• Some embodiments involve the use of one or more electronic or computing devices. Such devices typically include a processor or controller, such as a general purpose central processing unit (CPU), a graphics processing unit (GPU), a microcontroller, a reduced instruction set computer (RISC) processor, an application specific integrated circuit (ASIC), a programmable logic circuit (PLC), and/or any other circuit or processor capable of executing the functions described herein. The methods described herein may be encoded as executable instructions embodied in a computer readable medium, including, without limitation, a storage device and/or a memory device. Such instructions, when executed by a processor, cause the processor to perform at least a portion of the methods described herein. The above examples are exemplary only, and thus are not intended to limit in any way the definition and/or meaning of the term processor.
  • While the invention has been described in terms of various specific embodiments, those skilled in the art will recognize that the invention may be practiced with modification within the spirit and scope of the claims.

Claims (20)

  1. 1. A system for use in operating a production process, said system comprising:
    a memory device configured to store a predicted failure of a production asset, the predicted failure associated with a predicted failure time; and
    a processor coupled in communication with said memory device and programmed to:
    determine a plurality of correction scenarios for the predicted failure, wherein each correction scenario is associated with a correction time prior to the predicted failure time; and
    estimate a total cost for each correction scenario of the plurality of correction scenarios based at least in part on a cost of repairing the production asset and a cost of downtime associated with the correction scenario.
  2. 2. A system according to claim 1, wherein said processor is further programmed to calculate the cost of repairing the production asset for each correction scenario of the plurality of correction scenarios based at least in part on a cost of labor and a cost of materials.
  3. 3. A system according to claim 1, wherein said processor is programmed to estimate the total cost for each correction scenario based further on at least one of a cost of testing the production asset, a cost of inspecting the production asset, and a cost of certifying the production asset.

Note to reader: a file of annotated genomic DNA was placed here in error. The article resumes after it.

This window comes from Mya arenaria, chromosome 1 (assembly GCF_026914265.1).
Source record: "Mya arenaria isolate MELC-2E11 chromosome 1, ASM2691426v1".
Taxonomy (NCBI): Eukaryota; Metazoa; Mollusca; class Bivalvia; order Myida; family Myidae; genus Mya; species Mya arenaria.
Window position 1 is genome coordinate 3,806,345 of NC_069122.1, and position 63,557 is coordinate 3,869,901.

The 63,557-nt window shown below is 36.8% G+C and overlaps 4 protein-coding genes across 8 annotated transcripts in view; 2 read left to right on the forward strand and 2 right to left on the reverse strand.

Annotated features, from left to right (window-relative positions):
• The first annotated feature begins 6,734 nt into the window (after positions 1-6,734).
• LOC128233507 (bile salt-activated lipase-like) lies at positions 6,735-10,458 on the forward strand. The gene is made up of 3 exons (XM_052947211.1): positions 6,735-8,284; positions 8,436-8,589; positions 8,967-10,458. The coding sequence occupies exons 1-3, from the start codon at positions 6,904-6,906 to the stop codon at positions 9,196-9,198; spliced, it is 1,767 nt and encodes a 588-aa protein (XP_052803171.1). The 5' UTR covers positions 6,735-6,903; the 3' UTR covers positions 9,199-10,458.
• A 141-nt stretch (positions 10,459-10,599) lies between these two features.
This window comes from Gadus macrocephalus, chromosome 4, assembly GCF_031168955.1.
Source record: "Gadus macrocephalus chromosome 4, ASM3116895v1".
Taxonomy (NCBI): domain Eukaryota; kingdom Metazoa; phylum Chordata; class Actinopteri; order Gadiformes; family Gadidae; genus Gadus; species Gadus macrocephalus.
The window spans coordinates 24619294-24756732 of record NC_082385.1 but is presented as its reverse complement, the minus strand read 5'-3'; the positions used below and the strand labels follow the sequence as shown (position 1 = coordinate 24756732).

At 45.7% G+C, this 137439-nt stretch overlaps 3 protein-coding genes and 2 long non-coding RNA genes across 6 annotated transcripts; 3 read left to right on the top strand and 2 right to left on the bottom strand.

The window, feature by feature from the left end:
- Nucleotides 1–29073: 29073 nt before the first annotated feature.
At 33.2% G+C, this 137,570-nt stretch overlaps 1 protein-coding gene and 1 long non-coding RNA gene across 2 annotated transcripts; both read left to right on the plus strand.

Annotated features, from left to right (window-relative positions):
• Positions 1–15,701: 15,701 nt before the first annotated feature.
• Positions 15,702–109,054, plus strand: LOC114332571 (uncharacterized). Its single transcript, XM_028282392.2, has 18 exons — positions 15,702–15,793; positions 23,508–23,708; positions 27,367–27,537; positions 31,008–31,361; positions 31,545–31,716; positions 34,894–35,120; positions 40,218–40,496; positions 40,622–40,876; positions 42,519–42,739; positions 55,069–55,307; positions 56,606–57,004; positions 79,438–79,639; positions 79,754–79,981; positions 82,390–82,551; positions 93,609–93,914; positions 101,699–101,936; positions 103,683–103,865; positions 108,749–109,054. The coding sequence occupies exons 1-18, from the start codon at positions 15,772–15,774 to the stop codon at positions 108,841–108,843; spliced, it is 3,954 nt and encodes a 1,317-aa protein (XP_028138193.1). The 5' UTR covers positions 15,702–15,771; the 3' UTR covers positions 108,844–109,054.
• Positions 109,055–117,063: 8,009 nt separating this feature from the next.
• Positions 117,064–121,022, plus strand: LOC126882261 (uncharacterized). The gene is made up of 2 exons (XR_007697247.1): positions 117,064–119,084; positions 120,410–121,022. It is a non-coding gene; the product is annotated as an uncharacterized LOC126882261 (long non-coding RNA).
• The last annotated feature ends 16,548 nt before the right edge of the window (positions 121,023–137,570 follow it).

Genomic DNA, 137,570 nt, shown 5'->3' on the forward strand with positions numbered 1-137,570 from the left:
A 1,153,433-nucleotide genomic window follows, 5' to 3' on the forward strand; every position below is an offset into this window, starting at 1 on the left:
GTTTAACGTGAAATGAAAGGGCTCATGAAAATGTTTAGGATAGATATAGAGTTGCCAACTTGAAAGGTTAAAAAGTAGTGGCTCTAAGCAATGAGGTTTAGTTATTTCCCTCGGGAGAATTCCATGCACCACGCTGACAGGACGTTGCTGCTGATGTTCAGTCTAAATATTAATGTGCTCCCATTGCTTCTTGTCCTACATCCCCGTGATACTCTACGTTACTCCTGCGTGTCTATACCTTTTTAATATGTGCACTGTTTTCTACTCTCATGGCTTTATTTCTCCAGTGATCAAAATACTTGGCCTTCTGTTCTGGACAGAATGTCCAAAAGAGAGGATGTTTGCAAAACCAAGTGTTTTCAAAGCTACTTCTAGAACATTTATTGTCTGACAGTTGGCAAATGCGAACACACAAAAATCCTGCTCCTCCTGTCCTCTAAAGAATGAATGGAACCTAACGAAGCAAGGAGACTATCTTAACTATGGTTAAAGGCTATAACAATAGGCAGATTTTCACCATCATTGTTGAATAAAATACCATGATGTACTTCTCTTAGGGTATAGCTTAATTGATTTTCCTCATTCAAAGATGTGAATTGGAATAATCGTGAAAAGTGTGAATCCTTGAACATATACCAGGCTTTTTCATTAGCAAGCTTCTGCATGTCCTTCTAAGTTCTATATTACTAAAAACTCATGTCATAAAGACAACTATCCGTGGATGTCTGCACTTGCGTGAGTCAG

4. 4. A system according to claim 1, wherein the production process is operated at a first level of operation, and said processor is further programmed to:
    determine a second level of operation at which the production process can be safely operated between a current time and the correction time associated with a first correction scenario of the plurality of correction scenarios; and
    estimate the total cost for the first correction scenario based further on a difference between the first level of operation and the second level of operation.
  5. 5. A system according to claim 1, wherein said processor is programmed to determine a correction time associated with a first correction scenario of the plurality of correction scenarios based at least in part on an existing maintenance task associated with the production process.
  6. 6. A system according to claim 1, further comprising an input interface coupled in communication with said processor and configured to receive a selection of a correction scenario, wherein said processor is further programmed to schedule a maintenance task based on the selected correction scenario.
  7. 7. A method for use in operating a production process, said method comprising:
    determining by a computing device a plurality of correction scenarios for a predicted production asset failure associated with a predicted failure time, wherein each correction scenario is associated with a correction time equal to or before the predicted failure time;
    estimating by the computing device a total cost for each correction scenario of the plurality of correction scenarios based at least in part on a cost of repair and a cost of downtime associated with the correction scenario;
    selecting a first correction scenario of the plurality of correction scenarios based at least in part on the total cost of the first correction scenario; and
    scheduling by the computing device a maintenance task based on the first correction scenario.
  8. 8. A method according to claim 7, wherein the production process is configured to operate at a first level of operation, said method further comprising:
    determining a second level of operation at which the production process can be safely operated between a current time and the correction time associated with the first correction scenario; and
    estimating the total cost for the first correction scenario based further on a difference between the first level of operation and the second level of operation.
  9. 9. A method according to claim 8, wherein determining the second level of operation comprises determining a level of operation that is higher than the first level of operation, and estimating the total cost for the first correction scenario comprises calculating a benefit associated with operating the production process at the second level of operation.